All they were doing was trying to stay ahead of their fears, given the murder of Sitting Bull. While the Ghost Dance Movement provoked fears of a general Lakota uprising, one NEVER materialized and it became the law of the land that tribes could not practice their tribal based religions (in direct conflict with the First Amendment). Colonel Forsyth made three reports about the massacre at Wounded Knee - his reports downplayed the brutality and the numbers killed. He was rewarded for his service with continued promotions and he retired as Brigadier General. Consider this, the Lakota were unarmed and they were cold and hungry, they had done everything the soldiers had asked of them, they did not want a fight, and did not have weapons to fight, and yet 20 soldiers were awarded Medals of Honor for these murders. There is a strong movement to have those medals revoked. It still has not happened.

Mitakuye Oyasin (Lakota - we are all related, all humans and all living things).

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Heather, My S-i-L, born this day on a Minn reservation, graduated from Harvard and Boalt, was just promoted to a senior position in the Dept of Interior where she oversees lawyer fighting for equal access to education. Every legal scrap is a battle, every piece of turf is a a battlefield of its own. Progress is so damned hard. Still. But still, thank the heavens for people like her willing to fight so hard for what’s right.

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"But it is not December 29 that haunts me. It is the night of December 28, the night before the killing."

Thank you Professor Cox-Richardson. It haunts us all. No amount of psychiatric/pharmaceutical support or egocentric distractions of the 'modern' world will dispel the shadows of this nightmare until "We The People" own the truth of our murderous, rapist, exploitative culture and quit rewriting the story to justify our lies - just for starters.

Where do we begin?

From Phyllis Young of The Lakota People’s Law Project:


Last week, we took an important step forward when U.S. Interior Secretary Deb Haaland visited Lakota Country for a meeting with tribal leaders, including our new Standing Rock Chairwoman, Janet Alkire. Watch the video we made about the visit here!


It’s a wonderful sign, amid all that’s already on her plate, that Secretary Haaland — the first Native Cabinet secretary in U.S. history — took the time to come to our homelands and hear our concerns and feedback.

That’s emblematic of who she is. On two previous occasions, Lakota Law met directly with Secretary Haaland, and we’re excited about the values she brings to overseeing federal policy affecting Indian Country. That’s why you helped us advocate — as detailed by the New York Times — for her appointment as Interior Secretary.

It makes my heart smile as an Indigenous elder to know that our chairwoman and Secretary Haaland have met and begun a process of listening to one another. As the first woman to serve as our chair in over 60 years, Janet will represent us well. Not only did she work with Lakota Law during our successful vote campaign last year, but she also cares deeply about our environment, community-based healing, and tribal sovereignty.

We’re in an important moment. Experienced Native women are stepping into leadership positions when we need their guidance most, and we have an unparalleled opportunity for the Standing Rock Nation to reassert its stature as a global environmental justice leader. I thank you for supporting Lakota Law as we continue to assist in any way we can.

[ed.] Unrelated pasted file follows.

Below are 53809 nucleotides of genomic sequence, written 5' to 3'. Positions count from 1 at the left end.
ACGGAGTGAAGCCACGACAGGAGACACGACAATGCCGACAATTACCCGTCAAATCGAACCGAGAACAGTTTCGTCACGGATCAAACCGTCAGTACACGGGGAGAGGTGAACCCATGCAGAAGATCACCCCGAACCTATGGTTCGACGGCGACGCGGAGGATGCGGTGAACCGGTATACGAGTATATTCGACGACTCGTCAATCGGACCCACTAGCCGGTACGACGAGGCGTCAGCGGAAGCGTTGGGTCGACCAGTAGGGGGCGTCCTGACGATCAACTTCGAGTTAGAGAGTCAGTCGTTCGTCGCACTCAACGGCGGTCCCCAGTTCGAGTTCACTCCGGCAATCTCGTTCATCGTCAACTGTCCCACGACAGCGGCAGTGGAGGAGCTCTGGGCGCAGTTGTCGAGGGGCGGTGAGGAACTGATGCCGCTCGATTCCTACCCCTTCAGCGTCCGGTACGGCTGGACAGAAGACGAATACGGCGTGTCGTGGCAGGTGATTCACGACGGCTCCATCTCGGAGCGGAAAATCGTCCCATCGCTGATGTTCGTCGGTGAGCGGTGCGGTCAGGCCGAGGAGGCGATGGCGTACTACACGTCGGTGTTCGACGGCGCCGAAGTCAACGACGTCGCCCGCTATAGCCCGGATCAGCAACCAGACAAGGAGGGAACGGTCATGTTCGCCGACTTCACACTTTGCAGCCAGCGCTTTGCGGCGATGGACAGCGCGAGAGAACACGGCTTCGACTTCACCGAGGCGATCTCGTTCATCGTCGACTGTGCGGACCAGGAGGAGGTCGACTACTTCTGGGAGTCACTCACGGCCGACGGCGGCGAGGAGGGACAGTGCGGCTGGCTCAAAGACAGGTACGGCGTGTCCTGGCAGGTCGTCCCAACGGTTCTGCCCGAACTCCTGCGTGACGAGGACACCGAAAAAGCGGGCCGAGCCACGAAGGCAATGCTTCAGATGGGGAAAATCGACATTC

Wopila tanka — my gratitude for your care and attention!

Phyllis Young

Standing Rock Organizer

The Lakota People’s Law Project


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Dec 29, 2021·edited Dec 29, 2021

This past summer, I visited Red Cloud’s grave at the Jesuits’ Red Cloud Indian School in Pine Ridge, and also their St. Francis Mission on Rosebud Reservation (both are great missions btw)Your history lessons here taught me even more than that which I purported to have learned this summer. Each evening is a class with you. I am grateful for this constant classroom of lifelong learning.

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"The past is never dead -- it isn't even past." said Faulkner. Yes, we have the power to shape the future, but only if we are allowed to remember the lessons of the past -- even the horrifying lessons. Thank you, Heather. May this New Year find us wiser.

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We all live on stolen land.

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My spouse has Lakota ancestry and both of us are in the process of learning much about this aspect of our history. We both have read a history of the Lakota, written interestingly by a person who teaches in England...Oxford if I remember correctly. I have started Unworthy Republic which is about the emptying of the eastern half of the US of Native Americans and sending them across the Mississippi. It has upset me so much that I haven't finished it yet just as I haven't finished The Half Which Has Never Been Told about cotton slavery. We also have orders written by someone fighting Native Americans in southern Oregon and it is quite the revealing document about attitudes towards Native Americans. Every time I read of these aspects of the history of the US, I just want to weep. Right now I am reading Finding the Mother Tree which is about forestry practices in both the US and Canada. It is also an autobiography of the author. She frequently mentions how the indigenous people have treated the forest in contrast to the lumber companies which are all about short term profit. This also makes me want to weep. So we are living on stolen land and much of our wealth was built on the backs of slaves and in a relatively short period of time, we have managed to bring the earth to a crisis.